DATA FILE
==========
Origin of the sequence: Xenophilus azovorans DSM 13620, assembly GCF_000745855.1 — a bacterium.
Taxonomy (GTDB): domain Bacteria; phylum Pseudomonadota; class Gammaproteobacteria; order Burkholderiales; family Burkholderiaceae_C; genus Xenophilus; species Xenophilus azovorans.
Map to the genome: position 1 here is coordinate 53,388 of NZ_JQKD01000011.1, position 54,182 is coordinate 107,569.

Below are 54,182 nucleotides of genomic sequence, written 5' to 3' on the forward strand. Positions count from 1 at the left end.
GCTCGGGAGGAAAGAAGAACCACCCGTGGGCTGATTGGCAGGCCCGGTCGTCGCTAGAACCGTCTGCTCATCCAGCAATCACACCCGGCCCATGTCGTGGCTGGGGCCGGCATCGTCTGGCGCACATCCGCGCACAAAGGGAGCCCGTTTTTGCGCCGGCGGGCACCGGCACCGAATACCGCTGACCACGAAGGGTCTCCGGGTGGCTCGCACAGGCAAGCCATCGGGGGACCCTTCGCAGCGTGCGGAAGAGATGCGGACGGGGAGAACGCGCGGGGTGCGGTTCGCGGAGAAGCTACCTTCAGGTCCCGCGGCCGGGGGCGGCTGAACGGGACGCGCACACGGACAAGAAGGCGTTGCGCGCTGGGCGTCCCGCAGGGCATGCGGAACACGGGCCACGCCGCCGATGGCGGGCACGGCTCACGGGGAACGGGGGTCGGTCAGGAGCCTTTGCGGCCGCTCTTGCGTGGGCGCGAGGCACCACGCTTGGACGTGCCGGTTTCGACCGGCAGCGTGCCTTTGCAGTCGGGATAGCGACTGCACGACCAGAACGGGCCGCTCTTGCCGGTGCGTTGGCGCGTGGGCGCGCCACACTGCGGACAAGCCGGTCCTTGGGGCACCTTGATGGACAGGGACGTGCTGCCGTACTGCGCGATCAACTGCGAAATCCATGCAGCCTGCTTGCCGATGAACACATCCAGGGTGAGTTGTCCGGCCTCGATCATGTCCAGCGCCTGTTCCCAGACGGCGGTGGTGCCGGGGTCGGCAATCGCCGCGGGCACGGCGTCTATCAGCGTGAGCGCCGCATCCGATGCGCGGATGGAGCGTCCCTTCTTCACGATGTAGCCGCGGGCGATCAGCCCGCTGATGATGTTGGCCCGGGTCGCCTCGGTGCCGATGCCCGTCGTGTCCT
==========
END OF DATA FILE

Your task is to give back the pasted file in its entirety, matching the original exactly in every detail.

Origin of the sequence: Xenophilus azovorans DSM 13620, assembly GCF_000745855.1 — a bacterium.
Taxonomy (GTDB): domain Bacteria; phylum Pseudomonadota; class Gammaproteobacteria; order Burkholderiales; family Burkholderiaceae_C; genus Xenophilus; species Xenophilus azovorans.
Map to the genome: position 1 here is coordinate 53,388 of NZ_JQKD01000011.1, position 54,182 is coordinate 107,569.

Below are 54,182 nucleotides of genomic sequence, written 5' to 3' on the forward strand. Positions count from 1 at the left end.
GCTCGGGAGGAAAGAAGAACCACCCGTGGGCTGATTGGCAGGCCCGGTCGTCGCTAGAACCGTCTGCTCATCCAGCAATCACACCCGGCCCATGTCGTGGCTGGGGCCGGCATCGTCTGGCGCACATCCGCGCACAAAGGGAGCCCGTTTTTGCGCCGGCGGGCACCGGCACCGAATACCGCTGACCACGAAGGGTCTCCGGGTGGCTCGCACAGGCAAGCCATCGGGGGACCCTTCGCAGCGTGCGGAAGAGATGCGGACGGGGAGAACGCGCGGGGTGCGGTTCGCGGAGAAGCTACCTTCAGGTCCCGCGGCCGGGGGCGGCTGAACGGGACGCGCACACGGACAAGAAGGCGTTGCGCGCTGGGCGTCCCGCAGGGCATGCGGAACACGGGCCACGCCGCCGATGGCGGGCACGGCTCACGGGGAACGGGGGTCGGTCAGGAGCCTTTGCGGCCGCTCTTGCGTGGGCGCGAGGCACCACGCTTGGACGTGCCGGTTTCGACCGGCAGCGTGCCTTTGCAGTCGGGATAGCGACTGCACGACCAGAACGGGCCGCTCTTGCCGGTGCGTTGGCGCGTGGGCGCGCCACACTGCGGACAAGCCGGTCCTTGGGGCACCTTGATGGACAGGGACGTGCTGCCGTACTGCGCGATCAACTGCGAAATCCATGCAGCCTGCTTGCCGATGAACACATCCAGGGTGAGTTGTCCGGCCTCGATCATGTCCAGCGCCTGTTCCCAGACGGCGGTGGTGCCGGGGTCGGCAATCGCCGCGGGCACGGCGTCTATCAGCGTGAGCGCCGCATCCGATGCGCGGATGGAGCGTCCCTTCTTCACGATGTAGCCGCGGGCGATCAGCCCGCTGATGATGTTGGCCCGGGTCGCCTCGGTGCCGATGCCCGTCGTGTCCT